Flooding Tears

I recently visited a local high school with a friend. Her son who has Down syndrome will be a student at this school next year. The transition to high school is a big one. She and her family have been working on this transition for years, fighting the status quo in our state, which is to keep kids with significant disabilities in special classes away from their non disabled peers.

Special classes for kids with disabilities are called self-contained classes. Self-contained as opposed to mingling about and switching teachers, classrooms, and subjects throughout the day. Typically these self-contained students stay in one classroom all day long and receive their instruction from one teacher with the help of several aides. Sometimes the students in these classes are allowed to go to elective classes or lunch with other kids. But for the most part, they are kept hidden away in private classrooms without any interaction with non disabled students.

My friend and I and several other friends of ours have been fighting against this status quo for years. We believe that our children should be educated right alongside peers who do not have disabilities. We believe that the positive peer pressure from being with these students and the friendships with these other students are life-giving and important. We believe that even if our children can’t demonstrate that they are learning everything the other students are learning, they deserve to be exposed to everything the other students are learning. The difference is literally as plain as our children still learning about the calendar and the weather and counting to 30 in high school instead of learning about the Periodic Table or the Cell Cycle. (Disclaimer: perhaps that is a simplified example, but it is true to what I have witnessed and heard about in Texas high schools)

So the other day while visiting this local high school, my friend and I stood talking in the entryway to the school, right outside of the front office. We stood in an active, busy thoroughfare of the main hallway of the school. We watched groups of students filing to lunch and to the library; then we watched students filing from lunch and on to class. The students, of course, came in waves as the passing periods came and went in the middle of the day. I love teenagers so I enjoyed watching them come and go, laughing or joking or cutting up as they went.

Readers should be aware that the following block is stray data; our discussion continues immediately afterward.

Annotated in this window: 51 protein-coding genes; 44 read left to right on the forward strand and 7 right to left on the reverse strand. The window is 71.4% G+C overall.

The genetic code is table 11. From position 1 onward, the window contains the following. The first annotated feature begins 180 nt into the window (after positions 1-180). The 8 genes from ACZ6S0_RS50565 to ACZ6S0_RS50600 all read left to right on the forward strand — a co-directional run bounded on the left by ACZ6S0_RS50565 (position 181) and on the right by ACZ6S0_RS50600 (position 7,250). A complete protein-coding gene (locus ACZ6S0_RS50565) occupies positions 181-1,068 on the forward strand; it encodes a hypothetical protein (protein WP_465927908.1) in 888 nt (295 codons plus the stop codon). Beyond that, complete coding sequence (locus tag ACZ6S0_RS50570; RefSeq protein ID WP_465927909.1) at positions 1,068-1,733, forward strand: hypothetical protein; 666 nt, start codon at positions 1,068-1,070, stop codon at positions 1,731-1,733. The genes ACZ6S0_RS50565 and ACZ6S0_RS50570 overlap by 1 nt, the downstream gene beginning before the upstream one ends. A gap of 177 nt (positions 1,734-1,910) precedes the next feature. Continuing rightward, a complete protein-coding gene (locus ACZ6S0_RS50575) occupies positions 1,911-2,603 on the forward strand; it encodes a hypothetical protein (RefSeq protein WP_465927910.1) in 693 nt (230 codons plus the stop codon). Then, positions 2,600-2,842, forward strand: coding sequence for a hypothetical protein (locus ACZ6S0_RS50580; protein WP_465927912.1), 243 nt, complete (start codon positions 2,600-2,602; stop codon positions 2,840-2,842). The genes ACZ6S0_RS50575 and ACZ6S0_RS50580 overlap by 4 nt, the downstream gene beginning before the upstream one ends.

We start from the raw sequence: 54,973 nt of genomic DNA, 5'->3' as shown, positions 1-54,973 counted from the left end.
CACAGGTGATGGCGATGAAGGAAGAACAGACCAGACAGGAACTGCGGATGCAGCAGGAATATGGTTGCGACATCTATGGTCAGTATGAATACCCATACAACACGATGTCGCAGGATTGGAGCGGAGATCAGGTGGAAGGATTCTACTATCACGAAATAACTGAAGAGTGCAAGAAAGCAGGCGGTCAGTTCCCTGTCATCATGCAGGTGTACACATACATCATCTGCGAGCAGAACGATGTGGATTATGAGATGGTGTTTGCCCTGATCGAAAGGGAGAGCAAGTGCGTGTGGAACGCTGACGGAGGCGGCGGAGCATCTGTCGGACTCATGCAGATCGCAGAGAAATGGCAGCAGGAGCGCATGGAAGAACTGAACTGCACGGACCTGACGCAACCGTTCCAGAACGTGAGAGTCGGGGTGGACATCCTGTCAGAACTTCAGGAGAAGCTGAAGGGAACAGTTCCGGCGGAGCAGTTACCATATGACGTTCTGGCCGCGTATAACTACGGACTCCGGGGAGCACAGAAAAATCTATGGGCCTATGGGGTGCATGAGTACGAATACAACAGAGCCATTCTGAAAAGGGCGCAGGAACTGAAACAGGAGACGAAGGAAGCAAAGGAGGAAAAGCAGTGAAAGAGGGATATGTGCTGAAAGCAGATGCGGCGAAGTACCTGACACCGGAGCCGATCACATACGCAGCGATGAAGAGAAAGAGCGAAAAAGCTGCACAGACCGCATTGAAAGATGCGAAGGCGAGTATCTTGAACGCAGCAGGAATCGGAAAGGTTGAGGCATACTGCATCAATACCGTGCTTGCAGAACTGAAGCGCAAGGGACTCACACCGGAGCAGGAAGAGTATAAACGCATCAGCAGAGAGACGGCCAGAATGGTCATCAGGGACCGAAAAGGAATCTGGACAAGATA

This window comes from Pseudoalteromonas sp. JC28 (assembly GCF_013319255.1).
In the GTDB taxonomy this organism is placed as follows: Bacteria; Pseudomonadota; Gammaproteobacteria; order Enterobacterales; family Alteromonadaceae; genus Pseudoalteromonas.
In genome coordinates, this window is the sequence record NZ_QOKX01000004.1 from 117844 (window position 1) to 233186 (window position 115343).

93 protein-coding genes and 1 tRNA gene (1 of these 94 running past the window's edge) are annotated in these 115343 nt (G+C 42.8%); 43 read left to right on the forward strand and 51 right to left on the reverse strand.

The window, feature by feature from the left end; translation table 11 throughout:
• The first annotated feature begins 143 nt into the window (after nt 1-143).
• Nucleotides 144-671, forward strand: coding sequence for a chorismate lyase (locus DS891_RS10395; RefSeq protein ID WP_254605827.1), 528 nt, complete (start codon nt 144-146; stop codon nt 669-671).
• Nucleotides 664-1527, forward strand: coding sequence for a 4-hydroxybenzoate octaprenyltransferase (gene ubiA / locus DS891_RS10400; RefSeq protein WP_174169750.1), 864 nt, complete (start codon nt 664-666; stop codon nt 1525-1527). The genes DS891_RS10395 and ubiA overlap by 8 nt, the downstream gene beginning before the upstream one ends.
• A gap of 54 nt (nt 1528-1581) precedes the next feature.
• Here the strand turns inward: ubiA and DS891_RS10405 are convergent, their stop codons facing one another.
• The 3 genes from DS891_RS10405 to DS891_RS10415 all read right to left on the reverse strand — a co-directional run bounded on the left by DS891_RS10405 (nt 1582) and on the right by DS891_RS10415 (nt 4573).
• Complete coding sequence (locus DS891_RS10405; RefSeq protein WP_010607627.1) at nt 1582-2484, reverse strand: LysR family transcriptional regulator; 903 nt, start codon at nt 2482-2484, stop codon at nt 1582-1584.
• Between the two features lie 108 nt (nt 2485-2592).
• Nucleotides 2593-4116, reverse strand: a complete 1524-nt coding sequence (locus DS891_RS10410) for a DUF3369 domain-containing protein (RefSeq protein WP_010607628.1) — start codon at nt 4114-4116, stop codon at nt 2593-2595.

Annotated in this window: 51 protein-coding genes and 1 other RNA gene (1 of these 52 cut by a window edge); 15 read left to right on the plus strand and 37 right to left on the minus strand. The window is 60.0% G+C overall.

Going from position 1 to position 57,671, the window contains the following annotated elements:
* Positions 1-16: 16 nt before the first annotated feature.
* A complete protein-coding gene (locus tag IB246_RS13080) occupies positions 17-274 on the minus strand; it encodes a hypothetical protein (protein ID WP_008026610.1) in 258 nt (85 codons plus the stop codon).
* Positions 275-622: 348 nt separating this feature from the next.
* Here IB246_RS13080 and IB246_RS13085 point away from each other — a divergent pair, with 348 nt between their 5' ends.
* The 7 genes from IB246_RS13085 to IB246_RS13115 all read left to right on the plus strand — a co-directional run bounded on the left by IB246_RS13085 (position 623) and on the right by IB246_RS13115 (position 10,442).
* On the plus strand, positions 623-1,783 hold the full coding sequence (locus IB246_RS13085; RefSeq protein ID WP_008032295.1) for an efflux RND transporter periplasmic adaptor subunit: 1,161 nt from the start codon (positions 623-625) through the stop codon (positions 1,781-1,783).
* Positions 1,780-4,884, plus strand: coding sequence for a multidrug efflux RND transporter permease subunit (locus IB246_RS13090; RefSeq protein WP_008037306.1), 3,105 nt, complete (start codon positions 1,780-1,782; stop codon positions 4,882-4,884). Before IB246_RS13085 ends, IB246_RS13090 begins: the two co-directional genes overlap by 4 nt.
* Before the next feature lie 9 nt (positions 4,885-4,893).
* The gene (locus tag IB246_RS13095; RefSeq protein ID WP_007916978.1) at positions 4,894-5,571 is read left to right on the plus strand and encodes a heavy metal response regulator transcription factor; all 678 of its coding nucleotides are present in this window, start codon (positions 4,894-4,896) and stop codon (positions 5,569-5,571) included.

But then, surprisingly, when the hallway was quiet since it was not a main passing period, a group of about 8 or 10 students came parading by. A couple of them were holding hands with teachers and being led down the hall. It became clear that this was the special education class. The self-contained class. The kids with disabilities. The hall was empty except for these few students. They didn’t even pass paths with their typical peers during passing periods. They didn’t even see other kids on their way back from lunch. It was just them in the empty hallway.

My friend and I watched silently.

“Oh my gosh,” I finally whispered. It was as though I had been punched in the gut. I could not breathe as I watched them walk by.